Predicting intentions to seek health information online : an integrated model.
Degree GrantorUniversity of Canterbury
Degree NameMaster of Commerce
As a society, there is a growing trend towards health wellness and proactive health behaviours, one fundamental health behaviours is health information seeking. In the recent years, individuals have increasingly turned to health information seeking through an online system over other channels of information (Tu, 2011). The potential impact and value of online health information has also been recognised by researchers, health professionals, and public and private organisations across the world (Goldzweig et al., 2013). In 2017, more than $1.5 billion was invested in online health information initiatives in the US (Jain et al., 2017), and in New Zealand, the health information website, Health Navigator New Zealand, received nationwide support and funding from 16 district health boards. However, many of these online health initiatives have not experienced the expected uptake from consumers, and these initiatives are costly for the online system providers. Therefore it is important to understand the factors that influence individuals’ intentions to seek health information using online systems.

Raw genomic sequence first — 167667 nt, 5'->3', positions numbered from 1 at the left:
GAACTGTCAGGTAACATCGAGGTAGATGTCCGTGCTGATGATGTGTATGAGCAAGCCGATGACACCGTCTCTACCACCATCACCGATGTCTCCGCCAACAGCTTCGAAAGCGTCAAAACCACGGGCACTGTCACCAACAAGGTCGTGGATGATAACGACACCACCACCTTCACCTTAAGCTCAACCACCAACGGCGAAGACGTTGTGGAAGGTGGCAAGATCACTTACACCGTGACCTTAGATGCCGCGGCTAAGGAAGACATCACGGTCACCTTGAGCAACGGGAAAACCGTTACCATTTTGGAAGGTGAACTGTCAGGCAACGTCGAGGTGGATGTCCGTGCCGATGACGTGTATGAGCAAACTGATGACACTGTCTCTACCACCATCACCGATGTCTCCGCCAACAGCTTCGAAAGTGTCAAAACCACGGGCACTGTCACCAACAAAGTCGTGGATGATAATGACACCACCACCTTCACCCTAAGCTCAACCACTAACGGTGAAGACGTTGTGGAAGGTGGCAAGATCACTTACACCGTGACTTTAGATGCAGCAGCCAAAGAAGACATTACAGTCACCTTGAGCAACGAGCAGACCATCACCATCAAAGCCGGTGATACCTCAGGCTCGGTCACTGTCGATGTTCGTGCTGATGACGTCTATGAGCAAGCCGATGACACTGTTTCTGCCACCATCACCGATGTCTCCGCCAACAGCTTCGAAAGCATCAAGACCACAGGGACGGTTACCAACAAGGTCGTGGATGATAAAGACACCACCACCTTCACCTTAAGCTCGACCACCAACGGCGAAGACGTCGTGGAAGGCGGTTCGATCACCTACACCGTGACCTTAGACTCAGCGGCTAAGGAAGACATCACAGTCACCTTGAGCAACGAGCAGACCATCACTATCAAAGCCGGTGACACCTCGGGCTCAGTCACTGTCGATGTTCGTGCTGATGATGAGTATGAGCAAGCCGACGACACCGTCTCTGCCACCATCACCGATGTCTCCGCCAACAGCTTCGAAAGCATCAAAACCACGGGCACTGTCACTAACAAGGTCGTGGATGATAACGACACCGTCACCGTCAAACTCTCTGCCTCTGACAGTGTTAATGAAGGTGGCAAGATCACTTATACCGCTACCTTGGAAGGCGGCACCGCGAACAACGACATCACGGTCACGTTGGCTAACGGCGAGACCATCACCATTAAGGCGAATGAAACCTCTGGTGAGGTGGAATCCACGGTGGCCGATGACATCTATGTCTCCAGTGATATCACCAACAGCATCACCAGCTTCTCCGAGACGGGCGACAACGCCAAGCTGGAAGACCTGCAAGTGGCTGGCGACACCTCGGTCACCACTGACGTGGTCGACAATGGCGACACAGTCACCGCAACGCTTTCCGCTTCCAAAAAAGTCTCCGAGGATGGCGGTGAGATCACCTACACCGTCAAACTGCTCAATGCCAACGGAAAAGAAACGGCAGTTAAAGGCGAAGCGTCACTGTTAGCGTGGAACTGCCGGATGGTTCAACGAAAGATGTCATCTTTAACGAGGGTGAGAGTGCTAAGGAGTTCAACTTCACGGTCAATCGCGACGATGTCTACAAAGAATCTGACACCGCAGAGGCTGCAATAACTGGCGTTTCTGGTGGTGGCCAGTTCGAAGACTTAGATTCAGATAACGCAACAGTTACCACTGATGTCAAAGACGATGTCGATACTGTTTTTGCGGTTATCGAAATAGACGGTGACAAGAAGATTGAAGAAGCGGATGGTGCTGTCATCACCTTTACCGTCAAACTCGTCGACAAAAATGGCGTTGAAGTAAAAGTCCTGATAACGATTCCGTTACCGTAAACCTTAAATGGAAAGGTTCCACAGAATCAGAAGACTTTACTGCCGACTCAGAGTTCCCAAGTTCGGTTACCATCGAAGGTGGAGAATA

Some studies have adapted established theory to explain intentions towards online health information seeking, while other studies have focused on exploring salient factors, many of which are vastly different to those modelled in established theory. However, few studies have provided a comprehensive model combining these factors together, and in particular, little attention has been given to incorporating information- and system-related factors from the technological environment. This study aims to address this gap in the current understanding of online health information seeking, by focusing on the information and system factors that influence intentions to seek health information online. To achieve this, the literature was reviewed and a theoretical model was developed from key concepts and theories (Theory of Planned Behaviour (Ajzen, 1991), Technology Acceptance Model (Davis, 1989) and Wixom and Todd’s (2005) User Satisfaction and Technology Acceptance Model), which included information quality, system quality, source credibility, information satisfaction, system satisfaction, perceived usefulness, perceived ease of use, attitude, self-efficacy, social influence, past use, and intentions. Hypotheses were developed to understand the importance and impact of each model construct, and the data collected from health information seekers in New Zealand was analysed using Partial Least Squares Path Modeling. The results of the analysis showed support for the integration of information- and system-related factors in understanding intentions to seek health information using online systems and provided a broad view of online health information seeking intentions from both social psychology and information systems perspectives. This incorporation and emphasis of information- and system-related factors can inform online health information system providers to design, develop, and improve their systems to target the specific factors important to online health information seekers.